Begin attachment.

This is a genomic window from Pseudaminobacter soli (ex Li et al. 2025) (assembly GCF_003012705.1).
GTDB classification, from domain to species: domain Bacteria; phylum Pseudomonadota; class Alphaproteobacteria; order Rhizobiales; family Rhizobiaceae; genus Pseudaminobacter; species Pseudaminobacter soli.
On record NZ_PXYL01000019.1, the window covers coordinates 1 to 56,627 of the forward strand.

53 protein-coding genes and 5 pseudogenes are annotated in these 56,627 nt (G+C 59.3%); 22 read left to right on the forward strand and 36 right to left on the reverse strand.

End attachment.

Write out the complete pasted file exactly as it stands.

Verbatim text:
This is a genomic window from Pseudaminobacter soli (ex Li et al. 2025) (assembly GCF_003012705.1).
GTDB classification, from domain to species: domain Bacteria; phylum Pseudomonadota; class Alphaproteobacteria; order Rhizobiales; family Rhizobiaceae; genus Pseudaminobacter; species Pseudaminobacter soli.
On record NZ_PXYL01000019.1, the window covers coordinates 1 to 56,627 of the forward strand.

53 protein-coding genes and 5 pseudogenes are annotated in these 56,627 nt (G+C 59.3%); 22 read left to right on the forward strand and 36 right to left on the reverse strand.